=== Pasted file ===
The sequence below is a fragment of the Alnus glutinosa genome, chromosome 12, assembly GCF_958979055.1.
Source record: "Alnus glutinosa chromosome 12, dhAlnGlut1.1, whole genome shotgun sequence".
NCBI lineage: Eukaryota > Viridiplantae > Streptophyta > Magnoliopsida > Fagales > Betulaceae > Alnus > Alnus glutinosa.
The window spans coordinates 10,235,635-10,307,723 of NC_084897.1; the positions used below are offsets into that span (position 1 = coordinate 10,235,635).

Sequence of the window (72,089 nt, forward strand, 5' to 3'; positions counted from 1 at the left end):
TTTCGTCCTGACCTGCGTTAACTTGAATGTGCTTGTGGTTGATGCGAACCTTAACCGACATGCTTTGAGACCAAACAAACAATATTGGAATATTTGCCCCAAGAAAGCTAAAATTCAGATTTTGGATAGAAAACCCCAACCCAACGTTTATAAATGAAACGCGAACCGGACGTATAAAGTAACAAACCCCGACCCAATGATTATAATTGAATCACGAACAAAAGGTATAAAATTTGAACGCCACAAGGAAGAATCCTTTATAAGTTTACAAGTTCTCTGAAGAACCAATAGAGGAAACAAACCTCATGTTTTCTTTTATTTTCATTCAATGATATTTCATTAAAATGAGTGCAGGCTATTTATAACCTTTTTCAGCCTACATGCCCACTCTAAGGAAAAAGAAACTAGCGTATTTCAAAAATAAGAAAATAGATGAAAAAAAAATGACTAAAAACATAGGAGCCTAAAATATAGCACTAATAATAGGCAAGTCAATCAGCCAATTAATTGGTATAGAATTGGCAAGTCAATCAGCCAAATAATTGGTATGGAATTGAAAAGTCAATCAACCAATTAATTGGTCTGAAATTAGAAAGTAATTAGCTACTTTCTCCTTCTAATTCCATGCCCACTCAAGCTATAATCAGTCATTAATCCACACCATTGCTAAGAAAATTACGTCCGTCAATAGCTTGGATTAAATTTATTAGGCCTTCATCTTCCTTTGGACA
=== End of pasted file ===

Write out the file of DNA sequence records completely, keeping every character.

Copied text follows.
The sequence below is a fragment of the Alnus glutinosa genome, chromosome 12, assembly GCF_958979055.1.
Source record: "Alnus glutinosa chromosome 12, dhAlnGlut1.1, whole genome shotgun sequence".
NCBI lineage: Eukaryota > Viridiplantae > Streptophyta > Magnoliopsida > Fagales > Betulaceae > Alnus > Alnus glutinosa.
The window spans coordinates 10,235,635-10,307,723 of NC_084897.1; the positions used below are offsets into that span (position 1 = coordinate 10,235,635).

Sequence of the window (72,089 nt, forward strand, 5' to 3'; positions counted from 1 at the left end):
TTTCGTCCTGACCTGCGTTAACTTGAATGTGCTTGTGGTTGATGCGAACCTTAACCGACATGCTTTGAGACCAAACAAACAATATTGGAATATTTGCCCCAAGAAAGCTAAAATTCAGATTTTGGATAGAAAACCCCAACCCAACGTTTATAAATGAAACGCGAACCGGACGTATAAAGTAACAAACCCCGACCCAATGATTATAATTGAATCACGAACAAAAGGTATAAAATTTGAACGCCACAAGGAAGAATCCTTTATAAGTTTACAAGTTCTCTGAAGAACCAATAGAGGAAACAAACCTCATGTTTTCTTTTATTTTCATTCAATGATATTTCATTAAAATGAGTGCAGGCTATTTATAACCTTTTTCAGCCTACATGCCCACTCTAAGGAAAAAGAAACTAGCGTATTTCAAAAATAAGAAAATAGATGAAAAAAAAATGACTAAAAACATAGGAGCCTAAAATATAGCACTAATAATAGGCAAGTCAATCAGCCAATTAATTGGTATAGAATTGGCAAGTCAATCAGCCAAATAATTGGTATGGAATTGAAAAGTCAATCAACCAATTAATTGGTCTGAAATTAGAAAGTAATTAGCTACTTTCTCCTTCTAATTCCATGCCCACTCAAGCTATAATCAGTCATTAATCCACACCATTGCTAAGAAAATTACGTCCGTCAATAGCTTGGATTAAATTTATTAGGCCTTCATCTTCCTTTGGACA